In addition to the WindPower and UK Wind Speed Database programs, this website covers a number of general issues associated with wind power such as wind statistics, the calculation of mean power, maximum turbine efficiency and the intermittent nature of wind power. The web pages on these topics can be navigated to from the technical webpage menu on the left. There is a also a reference library web page from which various publications and papers on wind power can be downloaded. This web page also gives access to accreditation test reports on a number of small turbines. Finally, there are a few videos on wind power which visitors to this site may find useful.
Wind Power (Technology and Economics) Electropaedia - Battery and Energy Technologies
Though modern technology has made dramatic improvements to the efficiency of windmills which are now extensively use for electricity generation, they are still dependent on the vagaries of the weather. Not just on the wind direction but on the intermittent and unpredictable force of the wind. Too little wind and they can't deliver sufficient sustained power to overcome frictional losses in the system. Too much and they are susceptible to damage. Between these extremes, cost efficient installations have been developed to extract energy from the wind.
"It should be noted that there is never a practical circumstance where the mean power output reaches anything like the rated power output. It is therefore a very misleading practice when the rated output of a wind turbine is quoted as if this was the available power from an installation. It has caused great confusion in discussions about the power contributions that wind turbines can make."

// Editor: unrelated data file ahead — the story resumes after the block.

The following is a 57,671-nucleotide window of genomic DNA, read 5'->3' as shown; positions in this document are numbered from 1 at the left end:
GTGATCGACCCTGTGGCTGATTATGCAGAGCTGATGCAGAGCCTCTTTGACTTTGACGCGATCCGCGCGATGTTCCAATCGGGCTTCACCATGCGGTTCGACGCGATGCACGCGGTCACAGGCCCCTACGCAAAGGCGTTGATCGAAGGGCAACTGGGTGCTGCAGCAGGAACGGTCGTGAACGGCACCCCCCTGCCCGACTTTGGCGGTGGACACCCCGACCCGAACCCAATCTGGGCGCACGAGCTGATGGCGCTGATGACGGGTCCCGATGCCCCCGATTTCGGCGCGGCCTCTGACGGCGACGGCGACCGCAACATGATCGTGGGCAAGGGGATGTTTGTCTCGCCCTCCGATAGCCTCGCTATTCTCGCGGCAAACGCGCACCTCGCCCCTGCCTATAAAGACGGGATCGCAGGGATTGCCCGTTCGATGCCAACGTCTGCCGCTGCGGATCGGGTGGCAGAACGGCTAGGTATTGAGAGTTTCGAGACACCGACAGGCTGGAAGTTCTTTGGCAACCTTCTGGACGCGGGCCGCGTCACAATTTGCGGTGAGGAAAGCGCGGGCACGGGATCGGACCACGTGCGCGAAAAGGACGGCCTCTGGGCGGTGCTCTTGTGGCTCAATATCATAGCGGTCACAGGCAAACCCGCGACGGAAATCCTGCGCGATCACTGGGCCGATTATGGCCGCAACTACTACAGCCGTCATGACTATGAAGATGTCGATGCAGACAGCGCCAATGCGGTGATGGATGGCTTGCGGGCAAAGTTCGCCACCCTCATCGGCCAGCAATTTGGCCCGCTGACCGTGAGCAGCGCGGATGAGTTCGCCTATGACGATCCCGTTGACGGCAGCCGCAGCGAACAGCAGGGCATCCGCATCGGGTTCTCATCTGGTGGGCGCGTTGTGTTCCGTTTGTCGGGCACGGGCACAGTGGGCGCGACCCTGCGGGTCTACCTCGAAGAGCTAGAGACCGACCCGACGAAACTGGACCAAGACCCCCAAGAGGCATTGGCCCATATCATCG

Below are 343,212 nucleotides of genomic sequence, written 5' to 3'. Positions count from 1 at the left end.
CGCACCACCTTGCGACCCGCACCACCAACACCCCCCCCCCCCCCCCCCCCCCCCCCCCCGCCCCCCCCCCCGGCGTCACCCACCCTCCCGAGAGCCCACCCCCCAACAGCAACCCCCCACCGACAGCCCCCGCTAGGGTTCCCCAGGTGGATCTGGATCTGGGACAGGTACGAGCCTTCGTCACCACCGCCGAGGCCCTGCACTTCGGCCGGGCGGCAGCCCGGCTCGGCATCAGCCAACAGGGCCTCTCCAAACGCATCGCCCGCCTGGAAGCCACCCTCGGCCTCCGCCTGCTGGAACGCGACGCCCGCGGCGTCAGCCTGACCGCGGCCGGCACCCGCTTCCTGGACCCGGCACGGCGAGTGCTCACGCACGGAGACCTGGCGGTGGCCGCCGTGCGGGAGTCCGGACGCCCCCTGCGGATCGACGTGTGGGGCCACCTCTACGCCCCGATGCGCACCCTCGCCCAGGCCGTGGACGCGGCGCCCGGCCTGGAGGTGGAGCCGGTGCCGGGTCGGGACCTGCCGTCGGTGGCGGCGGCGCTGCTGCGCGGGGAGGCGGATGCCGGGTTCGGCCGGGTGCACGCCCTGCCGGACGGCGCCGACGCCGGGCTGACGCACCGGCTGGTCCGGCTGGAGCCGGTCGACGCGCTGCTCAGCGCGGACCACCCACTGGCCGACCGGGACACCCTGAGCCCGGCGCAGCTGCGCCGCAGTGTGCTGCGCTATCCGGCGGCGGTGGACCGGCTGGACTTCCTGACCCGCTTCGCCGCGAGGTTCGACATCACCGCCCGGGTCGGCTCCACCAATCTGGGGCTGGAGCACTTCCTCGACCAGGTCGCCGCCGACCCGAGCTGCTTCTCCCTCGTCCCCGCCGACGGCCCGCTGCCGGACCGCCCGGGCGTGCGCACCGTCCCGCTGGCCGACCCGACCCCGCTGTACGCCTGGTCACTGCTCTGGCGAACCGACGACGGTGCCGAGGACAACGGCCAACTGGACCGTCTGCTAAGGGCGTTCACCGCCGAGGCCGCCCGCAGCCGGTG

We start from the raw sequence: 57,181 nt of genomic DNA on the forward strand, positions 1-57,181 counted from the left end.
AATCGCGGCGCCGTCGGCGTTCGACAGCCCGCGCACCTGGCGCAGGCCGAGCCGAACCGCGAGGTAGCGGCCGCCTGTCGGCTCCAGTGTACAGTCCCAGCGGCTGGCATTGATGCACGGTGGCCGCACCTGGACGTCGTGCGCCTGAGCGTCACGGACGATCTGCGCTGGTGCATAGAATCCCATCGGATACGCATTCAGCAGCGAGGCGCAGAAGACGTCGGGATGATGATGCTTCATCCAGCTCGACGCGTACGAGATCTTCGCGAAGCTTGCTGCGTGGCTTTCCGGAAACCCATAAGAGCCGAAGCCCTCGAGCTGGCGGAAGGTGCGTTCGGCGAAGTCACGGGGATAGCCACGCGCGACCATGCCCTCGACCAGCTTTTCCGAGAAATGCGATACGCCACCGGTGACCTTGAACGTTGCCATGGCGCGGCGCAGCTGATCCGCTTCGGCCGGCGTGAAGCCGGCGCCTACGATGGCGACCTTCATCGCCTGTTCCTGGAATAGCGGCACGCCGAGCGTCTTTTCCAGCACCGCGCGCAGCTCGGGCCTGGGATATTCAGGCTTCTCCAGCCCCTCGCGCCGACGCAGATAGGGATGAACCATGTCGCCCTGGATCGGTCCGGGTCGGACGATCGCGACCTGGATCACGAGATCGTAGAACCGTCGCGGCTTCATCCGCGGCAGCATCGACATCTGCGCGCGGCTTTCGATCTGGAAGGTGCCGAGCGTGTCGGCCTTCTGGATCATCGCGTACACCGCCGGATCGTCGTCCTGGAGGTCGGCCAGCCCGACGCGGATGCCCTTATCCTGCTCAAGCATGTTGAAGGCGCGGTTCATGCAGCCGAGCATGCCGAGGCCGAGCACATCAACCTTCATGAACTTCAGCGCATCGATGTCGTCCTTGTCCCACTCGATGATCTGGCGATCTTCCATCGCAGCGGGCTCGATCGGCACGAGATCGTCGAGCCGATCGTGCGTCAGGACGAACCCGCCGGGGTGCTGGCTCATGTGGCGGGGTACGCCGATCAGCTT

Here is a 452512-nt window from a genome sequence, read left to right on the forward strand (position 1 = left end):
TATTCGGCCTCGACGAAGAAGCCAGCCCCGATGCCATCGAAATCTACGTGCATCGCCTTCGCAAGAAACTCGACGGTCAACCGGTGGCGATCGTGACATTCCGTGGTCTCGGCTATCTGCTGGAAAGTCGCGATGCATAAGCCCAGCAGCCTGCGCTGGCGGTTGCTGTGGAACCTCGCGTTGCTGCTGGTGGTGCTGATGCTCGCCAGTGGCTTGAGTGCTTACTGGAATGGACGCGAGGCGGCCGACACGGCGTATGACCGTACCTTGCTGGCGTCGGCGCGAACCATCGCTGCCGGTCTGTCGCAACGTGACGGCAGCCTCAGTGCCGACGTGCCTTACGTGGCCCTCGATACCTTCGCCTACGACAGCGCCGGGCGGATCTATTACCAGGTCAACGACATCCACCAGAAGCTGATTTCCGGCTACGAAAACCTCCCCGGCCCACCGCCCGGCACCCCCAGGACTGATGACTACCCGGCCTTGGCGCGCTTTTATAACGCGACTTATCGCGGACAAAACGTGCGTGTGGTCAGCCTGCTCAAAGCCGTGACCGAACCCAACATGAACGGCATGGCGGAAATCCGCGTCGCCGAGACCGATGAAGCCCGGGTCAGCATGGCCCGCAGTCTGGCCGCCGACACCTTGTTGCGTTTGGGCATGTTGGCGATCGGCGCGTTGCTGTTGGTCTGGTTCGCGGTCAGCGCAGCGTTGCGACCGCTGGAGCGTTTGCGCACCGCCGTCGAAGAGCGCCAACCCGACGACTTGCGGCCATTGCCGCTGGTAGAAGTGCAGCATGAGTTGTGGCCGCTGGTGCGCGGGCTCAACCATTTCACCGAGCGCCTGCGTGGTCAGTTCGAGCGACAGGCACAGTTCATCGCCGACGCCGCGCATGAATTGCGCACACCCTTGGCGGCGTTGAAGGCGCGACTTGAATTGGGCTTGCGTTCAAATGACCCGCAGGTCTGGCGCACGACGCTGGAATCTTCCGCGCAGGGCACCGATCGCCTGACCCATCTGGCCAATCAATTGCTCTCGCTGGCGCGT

The capacity factor of wind John Morgan; Brave New Climate; 8 Nov 2015
- Australian wind fleet data
UK offshore wind capacity factors – a semi-statistical analysis Roger Andrews; Energy Matters; 6 Oct 2017
The average capacity factor at 28 operating UK offshore wind farms is 33.6% (most recent 12-month average) and 34.5% (lifetime), increasing to 36.1% and 37.5% when four demonstration projects are discarded. There is a dependence of capacity factor on age, with older farms showing capacity factors of around 30% and younger ones factors of around 40%. This is interpreted to be a result of increased turbine sizes, with taller modern turbines accessing higher wind speeds at higher elevations. There is no evidence for significant degradation of turbine performance with time. A “generic” UK offshore wind farm coming on line in 2017 can be assumed to have a capacity factor of around 41%, although projections indicate that the turbines planned for the Hornsea II farm discussed in previous posts could have capacity factors exceeding 60%.
The data used in this post are from Energy Numbers. I have no way of verifying these data but have assumed them to be correct.
UK offshore wind capacity factors Andrew; Energy Numbers; 27 Jan 2017